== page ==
The Egyptian Helwan (also Haluan or Heluan) HA-300 lightweight jet fighter is an exotic and enigmatic aircraft. It is quite unique by being the lightest Mach 2 fighter ever built (at a take off weight of 3.200 kg for the first prototype and 4.500 kg for the planned series version). It was the last jet fighter conceived under the direction of Willy Messerschmitt, and in its later stage (after Messerschmitt dropped out of the project) the development team was actually headed by Kurt Tank, that other famous German designer. And it was truly cosmopolitan from its conception onward.
The development actually started in 1952 in Spain, based on late WW2 developments undertaken in Oberammergau. With declining Spanish interest, Messerschmitt must have been quite happy when Egypt signed a contract in 1959 to continue the development of this fighter.
The final development resulted in a tailed delta configuration, not unlike the MIG 21. Power for the small and light delta fighter came from a Bristol Orpheus 703 engine in the first two prototypes, whereas the third prototype and the series were planned for the locally developed Brandner/EGAO E-300.
The project team consisted of Egyptian, German, Swiss, Spanish and Austrian members. As they did not have any experienced local test pilots, Egypt sought and found help from another non-aligned country: India provided Kapil Bargava for the flight tests.
The first prototype flew for the first time on March 7, 1964, the second prototype (depicted in the model) on July 22, 1965. While the prototypes displayed pleasing handling characteristics not unlike the similar (but lower performance) Folland Gnat, there was little doubt about its inferiority to the MIG 21, which had at that time already entered service with the EAF. This, combined with the very slow development process and economic problems in Egypt finally led to the cancellation of the whole project. The third prototype (powered by the Brandner engine) was completed and ground tested, but never flew. In May 1969 - 17 years after the development had started! - the curtain finally fell for Messerschmitt´s last fighter.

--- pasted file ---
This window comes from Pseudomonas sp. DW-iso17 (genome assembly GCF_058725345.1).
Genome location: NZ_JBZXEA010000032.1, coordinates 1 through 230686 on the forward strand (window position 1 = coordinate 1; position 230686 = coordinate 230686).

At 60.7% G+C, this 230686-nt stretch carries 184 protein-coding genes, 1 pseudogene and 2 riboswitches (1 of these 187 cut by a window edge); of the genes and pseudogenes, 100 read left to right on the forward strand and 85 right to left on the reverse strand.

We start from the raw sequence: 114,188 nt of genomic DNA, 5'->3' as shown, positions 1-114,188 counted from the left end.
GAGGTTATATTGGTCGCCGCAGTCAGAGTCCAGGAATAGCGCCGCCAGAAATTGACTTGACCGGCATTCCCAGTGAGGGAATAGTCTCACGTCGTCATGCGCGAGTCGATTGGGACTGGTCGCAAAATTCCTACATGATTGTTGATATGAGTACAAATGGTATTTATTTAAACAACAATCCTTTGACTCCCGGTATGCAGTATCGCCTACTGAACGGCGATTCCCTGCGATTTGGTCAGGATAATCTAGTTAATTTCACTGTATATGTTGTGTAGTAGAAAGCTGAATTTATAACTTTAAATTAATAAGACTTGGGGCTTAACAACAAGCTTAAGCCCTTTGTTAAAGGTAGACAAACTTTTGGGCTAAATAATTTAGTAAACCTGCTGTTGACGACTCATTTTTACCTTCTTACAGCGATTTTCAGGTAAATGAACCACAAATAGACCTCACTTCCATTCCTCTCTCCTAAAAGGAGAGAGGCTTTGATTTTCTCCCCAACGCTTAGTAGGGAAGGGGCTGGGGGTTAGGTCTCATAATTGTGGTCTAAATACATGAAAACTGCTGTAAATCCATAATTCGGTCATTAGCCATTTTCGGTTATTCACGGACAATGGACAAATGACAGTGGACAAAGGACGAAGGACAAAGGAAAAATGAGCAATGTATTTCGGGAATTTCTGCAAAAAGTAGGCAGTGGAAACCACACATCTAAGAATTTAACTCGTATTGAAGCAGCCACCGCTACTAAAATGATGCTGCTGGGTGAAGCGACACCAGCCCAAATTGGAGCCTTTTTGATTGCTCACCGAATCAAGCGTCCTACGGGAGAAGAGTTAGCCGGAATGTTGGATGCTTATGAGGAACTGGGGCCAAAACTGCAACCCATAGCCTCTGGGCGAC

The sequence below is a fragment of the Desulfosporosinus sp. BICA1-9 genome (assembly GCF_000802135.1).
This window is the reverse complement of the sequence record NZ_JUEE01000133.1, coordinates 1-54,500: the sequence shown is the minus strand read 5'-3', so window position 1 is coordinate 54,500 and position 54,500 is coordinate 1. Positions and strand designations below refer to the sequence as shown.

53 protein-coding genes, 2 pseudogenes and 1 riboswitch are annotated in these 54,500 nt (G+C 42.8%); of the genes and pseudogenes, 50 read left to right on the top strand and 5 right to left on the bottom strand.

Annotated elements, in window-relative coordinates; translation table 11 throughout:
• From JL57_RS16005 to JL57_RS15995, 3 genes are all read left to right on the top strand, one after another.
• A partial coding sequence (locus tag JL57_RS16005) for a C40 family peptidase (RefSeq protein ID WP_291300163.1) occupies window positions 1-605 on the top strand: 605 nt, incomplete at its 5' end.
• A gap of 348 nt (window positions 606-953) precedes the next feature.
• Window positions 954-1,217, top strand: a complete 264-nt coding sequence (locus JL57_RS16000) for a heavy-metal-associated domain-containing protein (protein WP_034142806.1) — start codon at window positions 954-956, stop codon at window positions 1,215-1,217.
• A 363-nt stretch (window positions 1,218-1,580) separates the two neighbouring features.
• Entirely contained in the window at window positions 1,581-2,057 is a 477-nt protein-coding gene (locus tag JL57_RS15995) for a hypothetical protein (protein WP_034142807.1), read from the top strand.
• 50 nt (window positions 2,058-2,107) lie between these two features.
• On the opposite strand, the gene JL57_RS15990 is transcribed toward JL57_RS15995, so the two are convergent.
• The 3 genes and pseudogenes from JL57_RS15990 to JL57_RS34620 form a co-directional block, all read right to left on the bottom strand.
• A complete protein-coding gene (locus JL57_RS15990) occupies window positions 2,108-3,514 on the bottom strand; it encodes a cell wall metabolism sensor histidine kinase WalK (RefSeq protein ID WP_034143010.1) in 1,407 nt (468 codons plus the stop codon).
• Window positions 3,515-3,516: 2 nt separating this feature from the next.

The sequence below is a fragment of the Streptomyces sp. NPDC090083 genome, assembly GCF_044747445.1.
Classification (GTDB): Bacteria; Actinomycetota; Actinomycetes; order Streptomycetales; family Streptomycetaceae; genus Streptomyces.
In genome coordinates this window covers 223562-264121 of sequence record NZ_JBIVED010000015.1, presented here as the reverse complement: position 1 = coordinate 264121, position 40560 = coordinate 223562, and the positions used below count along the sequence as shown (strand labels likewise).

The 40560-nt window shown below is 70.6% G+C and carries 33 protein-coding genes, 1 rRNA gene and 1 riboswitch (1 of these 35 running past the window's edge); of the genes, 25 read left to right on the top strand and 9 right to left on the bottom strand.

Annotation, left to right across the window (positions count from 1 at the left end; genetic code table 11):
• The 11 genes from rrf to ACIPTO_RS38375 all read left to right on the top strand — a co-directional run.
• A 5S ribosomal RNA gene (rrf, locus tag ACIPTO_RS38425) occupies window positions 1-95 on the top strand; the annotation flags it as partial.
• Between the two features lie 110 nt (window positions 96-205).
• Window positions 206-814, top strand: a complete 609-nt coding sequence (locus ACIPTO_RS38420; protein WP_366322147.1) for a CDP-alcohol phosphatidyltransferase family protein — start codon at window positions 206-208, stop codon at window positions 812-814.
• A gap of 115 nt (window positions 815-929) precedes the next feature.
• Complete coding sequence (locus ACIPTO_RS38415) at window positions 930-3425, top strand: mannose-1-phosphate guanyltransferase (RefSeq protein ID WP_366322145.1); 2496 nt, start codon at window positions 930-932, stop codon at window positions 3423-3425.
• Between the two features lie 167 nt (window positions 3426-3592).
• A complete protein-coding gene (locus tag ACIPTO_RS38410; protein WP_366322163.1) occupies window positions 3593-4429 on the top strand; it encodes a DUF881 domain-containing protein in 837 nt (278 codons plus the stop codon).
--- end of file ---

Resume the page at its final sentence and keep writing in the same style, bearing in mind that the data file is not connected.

The second prototype has actually survived the cancellation. It was transferred to Germany in the early 90's and found its place in the Oberschleissheim Air Museum just outside of Munich.
Helwan works of the Egyptian General Aero Organization (EGAO)1
Crew : 1
Weapons : It was planned to fit two 20 or 30 mm guns and two Atoll air-to-air missiles
Power plant : 1 x Bristol Orpheus 703 (Brandner E-300 was fitted to the third prototpye)
Thrust : 1 x 21,6 kN (4850 lbs). For the E-300, the calculated thrust with afterburner was 10540 lbs
Length : 13,0 m
Heigth : 3,65 m
Span : 5,84 m
Wing area : 16,7 sq m
Max. take-off weight : 4490 kg
Max. speed : Mach 1.13 (was expected to be Mach 2 with Brandner E-300 engine)
Service ceiling : 18000 m
Range : around 1400 km (estimated)
It is said that the programme cost the Egyptian government some 135 million Pounds.
Egyptian Air Force, but only two protoypes were flown at Helwan before the programme was terminated in 1969.
After the Second World War, Professor Willy Messerschmitt for some years worked in Spain where he designed the HA-200 jet trainer, which first flew in 1955. Even two years before, design studies were started on a small Mach 2 interceptor, designated P 300. This led to the construction of a glider as proof of concept vehicle (HA-300P). As Spanish interest in the project vaned and funds dried up, the whole programme was transferred to Egypt.
There the first prototype HA-300 made its maiden flight on 7 March 1964, with Indian test pilot Kapil Barghava at the controls. The second prototype followed on 22 July 1965. With the Orpheus engine, the aircraft was severely underpowered, but development of the planned Brandner E-300 did only progress slowly. Finally, the programme was cancelled in 1969, even though a third protoype with the E-300 had started taxi test already